My wife had surgery last week at the Mayo Clinic in Rochester, Minn.
The Mayo Clinic has a worldwide reputation as a place of leading health care that is much deserved. I can say this as my father, mother, uncle and son have all been patients there and received nothing less than the best of care.
Now it was my wife’s turn.
Surgery was scheduled for early Friday morning and it began at 5:30 a.m., when we were told to report to the hospital’s admissions desk. Everything went well and the following Monday afternoon we were home in time to watch the setting sun.
The staff at both the hospital and clinic was very gracious and hospitable (near pun intended).
Being a patient or a close family member of a patient, especially in the hours prior to surgery, can be stressful. We found that visiting with whoever was helping us at any particular moment relieved some of that stress and besides, these were helpful and interesting people.
After being admitted to the hospital, my wife and I went to a room where she was given those first steps to prepare for surgery.
We met Betty who, we learned, commutes to Rochester each day from her family’s dairy farm near the Mississippi River. Everyday her family milked 68 dairy cows, and Betty helped when she was not at work.
I was a little surprised when I heard Betty say, in a departure from many dairy families I have met, describing the dairy herd by saying, “They can go anytime.”
Being candid was another of Betty’s qualities.
After being readied for surgery, a man in his 50s showed up to push my wife on a wheeled bed to the surgery area of the clinic.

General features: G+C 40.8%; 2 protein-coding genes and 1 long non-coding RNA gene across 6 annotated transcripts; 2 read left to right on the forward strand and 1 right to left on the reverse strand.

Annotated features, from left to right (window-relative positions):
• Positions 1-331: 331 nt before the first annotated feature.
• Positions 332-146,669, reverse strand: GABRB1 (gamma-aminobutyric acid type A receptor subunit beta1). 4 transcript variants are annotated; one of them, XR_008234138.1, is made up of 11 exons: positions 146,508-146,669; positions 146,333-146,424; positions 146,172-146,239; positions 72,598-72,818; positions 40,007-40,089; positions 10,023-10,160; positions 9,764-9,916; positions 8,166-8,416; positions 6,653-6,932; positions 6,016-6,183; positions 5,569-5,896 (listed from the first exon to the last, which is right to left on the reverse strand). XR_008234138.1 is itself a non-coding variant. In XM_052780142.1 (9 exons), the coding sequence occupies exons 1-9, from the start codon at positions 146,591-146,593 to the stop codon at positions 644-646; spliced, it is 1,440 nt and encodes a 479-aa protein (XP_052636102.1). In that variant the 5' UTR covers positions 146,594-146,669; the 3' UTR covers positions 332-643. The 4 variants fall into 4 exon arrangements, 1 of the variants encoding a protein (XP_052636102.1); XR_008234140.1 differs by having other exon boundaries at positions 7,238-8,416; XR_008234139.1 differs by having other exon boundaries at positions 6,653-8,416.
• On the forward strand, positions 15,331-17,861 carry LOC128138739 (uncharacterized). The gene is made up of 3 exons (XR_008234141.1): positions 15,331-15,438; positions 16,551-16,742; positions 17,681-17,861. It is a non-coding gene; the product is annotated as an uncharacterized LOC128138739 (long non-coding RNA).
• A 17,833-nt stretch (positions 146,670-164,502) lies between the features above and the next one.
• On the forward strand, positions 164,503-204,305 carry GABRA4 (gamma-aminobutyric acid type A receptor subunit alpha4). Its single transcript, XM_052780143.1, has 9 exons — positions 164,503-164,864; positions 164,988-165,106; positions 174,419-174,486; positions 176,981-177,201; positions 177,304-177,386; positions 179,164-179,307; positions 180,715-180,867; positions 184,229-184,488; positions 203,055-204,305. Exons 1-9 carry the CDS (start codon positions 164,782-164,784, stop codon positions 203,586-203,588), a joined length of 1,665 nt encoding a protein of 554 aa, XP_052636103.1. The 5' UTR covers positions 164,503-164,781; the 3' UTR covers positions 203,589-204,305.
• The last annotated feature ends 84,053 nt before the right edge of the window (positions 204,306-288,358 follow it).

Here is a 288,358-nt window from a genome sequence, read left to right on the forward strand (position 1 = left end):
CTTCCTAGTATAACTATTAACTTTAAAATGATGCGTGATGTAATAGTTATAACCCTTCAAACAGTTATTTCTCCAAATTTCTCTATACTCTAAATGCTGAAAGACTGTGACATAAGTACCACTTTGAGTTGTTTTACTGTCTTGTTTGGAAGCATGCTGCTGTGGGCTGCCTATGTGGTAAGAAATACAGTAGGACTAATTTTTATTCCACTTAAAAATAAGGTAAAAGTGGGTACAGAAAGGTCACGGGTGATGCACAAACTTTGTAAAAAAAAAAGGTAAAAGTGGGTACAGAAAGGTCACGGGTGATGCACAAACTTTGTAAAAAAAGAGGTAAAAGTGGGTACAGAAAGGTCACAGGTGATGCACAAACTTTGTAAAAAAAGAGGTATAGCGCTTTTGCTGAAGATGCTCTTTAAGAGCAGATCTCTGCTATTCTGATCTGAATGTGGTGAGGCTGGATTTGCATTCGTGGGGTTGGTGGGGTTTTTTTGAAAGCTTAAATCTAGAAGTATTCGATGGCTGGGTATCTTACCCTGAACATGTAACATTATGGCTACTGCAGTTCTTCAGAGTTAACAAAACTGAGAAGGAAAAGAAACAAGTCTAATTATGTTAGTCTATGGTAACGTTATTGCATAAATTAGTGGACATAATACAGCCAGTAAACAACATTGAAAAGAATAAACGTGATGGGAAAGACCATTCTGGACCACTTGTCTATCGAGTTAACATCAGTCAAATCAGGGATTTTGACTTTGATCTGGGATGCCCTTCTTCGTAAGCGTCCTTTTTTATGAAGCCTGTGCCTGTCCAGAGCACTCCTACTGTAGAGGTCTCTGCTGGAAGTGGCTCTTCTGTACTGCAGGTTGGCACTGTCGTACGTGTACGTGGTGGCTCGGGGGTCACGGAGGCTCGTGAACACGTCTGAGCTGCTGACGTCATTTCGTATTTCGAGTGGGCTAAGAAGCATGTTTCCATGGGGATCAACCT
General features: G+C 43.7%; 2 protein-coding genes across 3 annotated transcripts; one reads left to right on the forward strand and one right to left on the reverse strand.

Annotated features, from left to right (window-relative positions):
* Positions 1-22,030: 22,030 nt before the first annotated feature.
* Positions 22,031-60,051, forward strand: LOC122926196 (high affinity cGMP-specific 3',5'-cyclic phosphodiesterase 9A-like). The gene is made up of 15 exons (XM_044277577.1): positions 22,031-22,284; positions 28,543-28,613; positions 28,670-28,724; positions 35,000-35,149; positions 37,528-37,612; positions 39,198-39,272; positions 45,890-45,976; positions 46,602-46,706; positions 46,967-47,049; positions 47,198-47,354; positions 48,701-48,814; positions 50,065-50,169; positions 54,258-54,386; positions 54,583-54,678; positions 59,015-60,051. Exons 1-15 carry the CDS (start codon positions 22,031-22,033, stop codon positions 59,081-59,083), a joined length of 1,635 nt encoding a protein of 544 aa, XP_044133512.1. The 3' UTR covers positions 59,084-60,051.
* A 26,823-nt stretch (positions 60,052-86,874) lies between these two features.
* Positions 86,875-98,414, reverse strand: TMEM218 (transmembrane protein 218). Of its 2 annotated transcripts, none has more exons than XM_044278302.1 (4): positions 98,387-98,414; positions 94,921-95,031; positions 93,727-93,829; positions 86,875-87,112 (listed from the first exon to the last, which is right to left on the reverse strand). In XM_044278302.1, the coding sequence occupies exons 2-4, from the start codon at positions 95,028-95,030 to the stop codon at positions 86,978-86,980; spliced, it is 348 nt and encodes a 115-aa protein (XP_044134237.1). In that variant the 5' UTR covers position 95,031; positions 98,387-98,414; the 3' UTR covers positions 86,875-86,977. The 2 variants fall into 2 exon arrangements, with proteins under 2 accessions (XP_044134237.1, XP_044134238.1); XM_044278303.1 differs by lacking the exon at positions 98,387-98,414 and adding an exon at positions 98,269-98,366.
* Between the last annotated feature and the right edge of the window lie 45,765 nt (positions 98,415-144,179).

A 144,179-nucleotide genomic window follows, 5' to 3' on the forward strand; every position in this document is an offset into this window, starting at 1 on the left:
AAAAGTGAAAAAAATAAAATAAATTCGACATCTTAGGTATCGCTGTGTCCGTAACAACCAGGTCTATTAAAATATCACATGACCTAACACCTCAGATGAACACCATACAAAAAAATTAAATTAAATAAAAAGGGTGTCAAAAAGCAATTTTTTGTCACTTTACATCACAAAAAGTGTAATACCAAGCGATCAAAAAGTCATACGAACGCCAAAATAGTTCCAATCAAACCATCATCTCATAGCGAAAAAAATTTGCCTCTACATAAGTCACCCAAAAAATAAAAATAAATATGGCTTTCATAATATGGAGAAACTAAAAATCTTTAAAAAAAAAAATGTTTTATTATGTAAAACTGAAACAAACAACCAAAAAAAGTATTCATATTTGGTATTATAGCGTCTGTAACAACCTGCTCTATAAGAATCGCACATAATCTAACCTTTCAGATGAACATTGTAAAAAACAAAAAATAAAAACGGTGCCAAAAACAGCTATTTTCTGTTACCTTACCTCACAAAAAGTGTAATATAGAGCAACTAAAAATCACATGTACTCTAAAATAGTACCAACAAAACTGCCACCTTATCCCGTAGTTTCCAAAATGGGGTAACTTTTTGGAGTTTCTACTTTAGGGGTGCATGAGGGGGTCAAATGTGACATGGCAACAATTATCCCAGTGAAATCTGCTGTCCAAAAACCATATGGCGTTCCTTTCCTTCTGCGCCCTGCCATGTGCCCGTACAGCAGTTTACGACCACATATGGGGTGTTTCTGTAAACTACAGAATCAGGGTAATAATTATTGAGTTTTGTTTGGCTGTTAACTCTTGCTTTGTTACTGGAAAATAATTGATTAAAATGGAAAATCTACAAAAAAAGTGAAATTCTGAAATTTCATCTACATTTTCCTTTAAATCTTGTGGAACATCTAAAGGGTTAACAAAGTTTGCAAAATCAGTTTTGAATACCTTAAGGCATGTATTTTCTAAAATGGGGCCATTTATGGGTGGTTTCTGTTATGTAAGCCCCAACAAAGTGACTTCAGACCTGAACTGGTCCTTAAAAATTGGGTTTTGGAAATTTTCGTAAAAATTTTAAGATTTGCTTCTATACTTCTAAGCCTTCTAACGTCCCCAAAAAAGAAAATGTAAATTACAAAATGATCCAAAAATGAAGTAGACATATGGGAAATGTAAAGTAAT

We visited as we walked, and I learned he grew up on a dairy farm in Wisconsin, one of 14 children.
“I was number 12,” he said.
After being discharged from the military, he considered returning to the dairy farm where they were milking 200 cows. If he wanted to join the family operation, they would expand to 300 cows.
He decided against joining the dairy operation and found work in town as he thought he was not sure he would be paid for as much work as would be required in that size of a dairy and cow herd.
After reaching the surgery floor and the pre-operative room, he and I continued to visit about farming and he told of all the dairy farms that were around him as he grew up that no longer had any livestock.
He had to keep moving, so he said farewell and he left.
Our surgical nurse was Nicky, who also grew up on Wisconsin farm. She and her husband lived in a small town between Rochester and Winona, where her husband worked for the school system.
Once again, we traded information about ourselves as the minutes went by.
By now, the stress was really building as the time of surgery was very near. Nicky was a great stress reliever just in her demeanor as she went about her nursing duties.
She added to the confidence we had that this surgery was a good decision and would be successful.
She was also one of the post-operative nurses, something we were grateful to see.
My wife and I learned once again that in addition to high level of medical care, the staff at every location was the best, as professionals and as people.
I especially enjoyed connecting with those former farm kids.
We have heard, “You can take the boy out of the country, but you can’t take the country out of the boy.”
Or in our experience, “You can take the kid out of the farm, but not the farm out of the kid.”
Growing up on a farm does not guarantee anyone a successful life, but I believe it sure does not hurt anyone who has grown up on a family farm, especially on a livestock farm.
I hope Betty is not in any hurry to put the dairy cattle up for sale.
Rye is a Farm News staff writer and farmer from Hanlontown. Reach him by e-mail at email@example.com.
Please Enter Your Facebook App ID. Required for FB Comments. Click here for FB Comments Settings page